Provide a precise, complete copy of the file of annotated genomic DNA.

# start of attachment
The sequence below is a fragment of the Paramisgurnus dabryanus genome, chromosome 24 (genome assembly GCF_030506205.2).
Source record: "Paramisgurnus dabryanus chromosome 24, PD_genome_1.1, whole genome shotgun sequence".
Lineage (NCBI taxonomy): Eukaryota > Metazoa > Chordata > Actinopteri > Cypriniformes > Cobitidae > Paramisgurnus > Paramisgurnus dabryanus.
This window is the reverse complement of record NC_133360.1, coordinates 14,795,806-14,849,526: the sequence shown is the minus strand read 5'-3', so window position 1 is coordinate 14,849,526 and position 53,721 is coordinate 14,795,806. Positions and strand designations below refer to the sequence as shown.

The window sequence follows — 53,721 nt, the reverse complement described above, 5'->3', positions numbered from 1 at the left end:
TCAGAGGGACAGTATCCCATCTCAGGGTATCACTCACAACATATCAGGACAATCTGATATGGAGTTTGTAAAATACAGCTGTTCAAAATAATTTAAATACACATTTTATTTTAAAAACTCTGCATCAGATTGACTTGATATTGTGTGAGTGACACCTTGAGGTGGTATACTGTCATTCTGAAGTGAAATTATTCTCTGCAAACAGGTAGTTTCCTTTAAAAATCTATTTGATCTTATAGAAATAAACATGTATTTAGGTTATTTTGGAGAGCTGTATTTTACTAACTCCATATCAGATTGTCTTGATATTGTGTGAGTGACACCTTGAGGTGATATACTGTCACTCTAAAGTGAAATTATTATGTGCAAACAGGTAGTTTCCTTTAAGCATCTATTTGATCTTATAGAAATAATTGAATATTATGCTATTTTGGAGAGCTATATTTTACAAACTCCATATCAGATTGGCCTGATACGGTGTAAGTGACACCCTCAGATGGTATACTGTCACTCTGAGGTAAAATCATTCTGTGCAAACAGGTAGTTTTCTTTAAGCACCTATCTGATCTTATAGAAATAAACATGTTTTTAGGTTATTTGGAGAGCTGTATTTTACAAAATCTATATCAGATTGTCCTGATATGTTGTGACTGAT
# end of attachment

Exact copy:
The sequence below is a fragment of the Paramisgurnus dabryanus genome, chromosome 24 (genome assembly GCF_030506205.2).
Source record: "Paramisgurnus dabryanus chromosome 24, PD_genome_1.1, whole genome shotgun sequence".
Lineage (NCBI taxonomy): Eukaryota > Metazoa > Chordata > Actinopteri > Cypriniformes > Cobitidae > Paramisgurnus > Paramisgurnus dabryanus.
This window is the reverse complement of record NC_133360.1, coordinates 14,795,806-14,849,526: the sequence shown is the minus strand read 5'-3', so window position 1 is coordinate 14,849,526 and position 53,721 is coordinate 14,795,806. Positions and strand designations below refer to the sequence as shown.

The window sequence follows — 53,721 nt, the reverse complement described above, 5'->3', positions numbered from 1 at the left end:
TCAGAGGGACAGTATCCCATCTCAGGGTATCACTCACAACATATCAGGACAATCTGATATGGAGTTTGTAAAATACAGCTGTTCAAAATAATTTAAATACACATTTTATTTTAAAAACTCTGCATCAGATTGACTTGATATTGTGTGAGTGACACCTTGAGGTGGTATACTGTCATTCTGAAGTGAAATTATTCTCTGCAAACAGGTAGTTTCCTTTAAAAATCTATTTGATCTTATAGAAATAAACATGTATTTAGGTTATTTTGGAGAGCTGTATTTTACTAACTCCATATCAGATTGTCTTGATATTGTGTGAGTGACACCTTGAGGTGATATACTGTCACTCTAAAGTGAAATTATTATGTGCAAACAGGTAGTTTCCTTTAAGCATCTATTTGATCTTATAGAAATAATTGAATATTATGCTATTTTGGAGAGCTATATTTTACAAACTCCATATCAGATTGGCCTGATACGGTGTAAGTGACACCCTCAGATGGTATACTGTCACTCTGAGGTAAAATCATTCTGTGCAAACAGGTAGTTTTCTTTAAGCACCTATCTGATCTTATAGAAATAAACATGTTTTTAGGTTATTTGGAGAGCTGTATTTTACAAAATCTATATCAGATTGTCCTGATATGTTGTGACTGAT